· Excluding special elections, the DFL has bettered its cycle-to-cycle standing in another four districts, for 40 districts in total (adding 15B, 28B, 40A, and 47A).

· There has only been one house district out of the 134 across the state in which the GOP has improved its position in each contest since 2002 - District 19B (St. Michael) held by Tom Emmer.

Thirdly, the DFL, on paper, is now in a stronger position heading into 2010 than they were heading into 2008 (pending retirements etc.).

· In 2006, House DFLers won 27 of their 85 seats by less than 10 points. In 2008, only 18 of the DFL's 87 seats (21 percent) were won with victory margins of less than 10 points - down from 32 percent of seats won in 2006.

· The GOP, meanwhile, treaded water. In 2006, 17 of their 49 victories were by less than 10 points (35 percent); in 2008, 15 of the GOP's 47 victories were decided by single-digits (32 percent).

· The most glaring advantage at the moment for the DFL is that nearly half of their seats are being won in blowouts: 42 of 87 districts were carried by victory margins of 30 or more points in 2008 (48 percent). Only 5 Republican districts (11 percent) were won by 30 or more points.

The true battles in 2010, of course, will be in the swing districts - those 40 districts that have been held by either the GOP or the DFL since the last census.

· The DFL has won these districts 83 times in special and general election matchups since 2002, compared to 80 victories for the Republicans.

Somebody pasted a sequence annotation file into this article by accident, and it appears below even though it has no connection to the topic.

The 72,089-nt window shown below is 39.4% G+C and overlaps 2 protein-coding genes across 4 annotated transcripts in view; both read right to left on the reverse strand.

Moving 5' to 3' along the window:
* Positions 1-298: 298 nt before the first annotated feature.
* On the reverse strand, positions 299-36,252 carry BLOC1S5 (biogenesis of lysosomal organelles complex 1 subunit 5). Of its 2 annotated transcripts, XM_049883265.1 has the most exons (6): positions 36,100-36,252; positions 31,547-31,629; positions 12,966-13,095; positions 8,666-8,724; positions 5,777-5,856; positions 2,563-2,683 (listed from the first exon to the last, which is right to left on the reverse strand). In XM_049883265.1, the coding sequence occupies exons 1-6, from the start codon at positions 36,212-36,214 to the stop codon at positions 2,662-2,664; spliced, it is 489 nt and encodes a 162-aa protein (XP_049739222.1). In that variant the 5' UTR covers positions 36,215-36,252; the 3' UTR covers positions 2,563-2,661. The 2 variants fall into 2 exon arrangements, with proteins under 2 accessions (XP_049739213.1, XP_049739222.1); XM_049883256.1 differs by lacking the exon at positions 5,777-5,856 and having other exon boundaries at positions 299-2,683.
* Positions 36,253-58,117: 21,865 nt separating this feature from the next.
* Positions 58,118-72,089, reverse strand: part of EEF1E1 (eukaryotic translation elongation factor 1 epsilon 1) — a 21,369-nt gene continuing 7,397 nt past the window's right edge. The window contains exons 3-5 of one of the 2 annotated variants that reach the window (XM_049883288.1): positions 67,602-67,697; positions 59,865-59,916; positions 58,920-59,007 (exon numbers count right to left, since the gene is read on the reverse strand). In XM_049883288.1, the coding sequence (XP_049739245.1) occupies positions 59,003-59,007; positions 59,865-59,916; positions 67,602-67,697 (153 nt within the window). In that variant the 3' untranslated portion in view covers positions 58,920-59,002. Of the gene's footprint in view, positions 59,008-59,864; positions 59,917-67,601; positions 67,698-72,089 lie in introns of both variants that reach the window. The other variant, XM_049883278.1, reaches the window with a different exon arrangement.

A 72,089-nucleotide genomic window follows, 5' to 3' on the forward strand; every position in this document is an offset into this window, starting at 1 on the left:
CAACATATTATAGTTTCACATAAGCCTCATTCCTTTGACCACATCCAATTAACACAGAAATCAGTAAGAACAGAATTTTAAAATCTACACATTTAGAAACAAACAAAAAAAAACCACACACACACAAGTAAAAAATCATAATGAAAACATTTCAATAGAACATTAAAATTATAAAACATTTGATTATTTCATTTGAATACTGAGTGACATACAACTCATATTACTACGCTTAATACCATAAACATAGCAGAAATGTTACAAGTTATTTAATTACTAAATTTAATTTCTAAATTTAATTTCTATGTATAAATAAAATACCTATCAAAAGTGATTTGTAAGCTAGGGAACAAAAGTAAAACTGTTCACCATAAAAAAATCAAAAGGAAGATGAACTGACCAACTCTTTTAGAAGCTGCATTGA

· Fourteen of these 40 districts have been held by the Republicans in 2 cycles and the DFL in 2 cycles: 01A (Thief River Falls), 08B (Mora), 12A (Brainerd), 12B (Little Falls), 17B (North Branch), 25B (Northfield), 27A (Albert Lea), 29B (Rochester), 38A (Eagan), 43B (Minnetonka), 50B (New Brighton), 53A (Shoreview), 56A (Woodbury), and 56B (Woodbury).

Of course, what is 'on paper' now is subject to not only the changing national political winds, but, perhaps most importantly, what candidates both parties end up sending to the top of the ticket in the 2010 gubernatorial election.

Coming tomorrow: part two in the series highlighting the most reliably GOP and DFL districts in the state.

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Remains of the Data

Plurality-Winning Governors Elected At Century-Long High Water Mark

The rate of gubernatorial candidates elected without the support of a majority of voters is at its highest level since the 1910s.

Political Crumbs

Seeing Red

Congressman Nick Rahall's failed bid for a 20th term in West Virginia this cycle, combined with a narrow loss by Nick Casey to Alex Mooney in Shelley Moore Capito's open seat, means that West Virginia Democrats will be shut out of the state's U.S. House delegation for the first time in over 90 years. The Republican sweep by two-term incumbent David McKinley in the 1st CD, Mooney in the 2nd, and Evan Jenkins over Rahall in the 3rd marks the first time the GOP has held all seats in the chamber from West Virginia since the Election of 1920. During the 67th Congress (1921-1923) all six seats from the state were controlled by the GOP. Since the Election of 1922, Democrats have won 76 percent of all U.S. House elections in the Mountain State - capturing 172 seats compared to 54 for the GOP.


Home Field Advantage?

When the 114th Congress convenes in a few days, Maine will be represented by one home-grown U.S. Representative: Waterville-born Republican Bruce Poliquin. With the departure of Millinocket-born Mike Michaud, who launched a failed gubernatorial bid, the Pine Tree State was poised to send a House delegation to D.C. without any Maine-born members for the first time since 1821. Three-term U.S. Rep. Chellie Pingree (born in Minnesota) coasted to reelection as expected, however Poliquin edged Kentucky-born Emily Cain by 5.3 points to keep the streak alive. Since 1876, a total of 208 of the 222 candidates elected to the nation's lower legislative chamber from the state have been born in Maine, or 94 percent.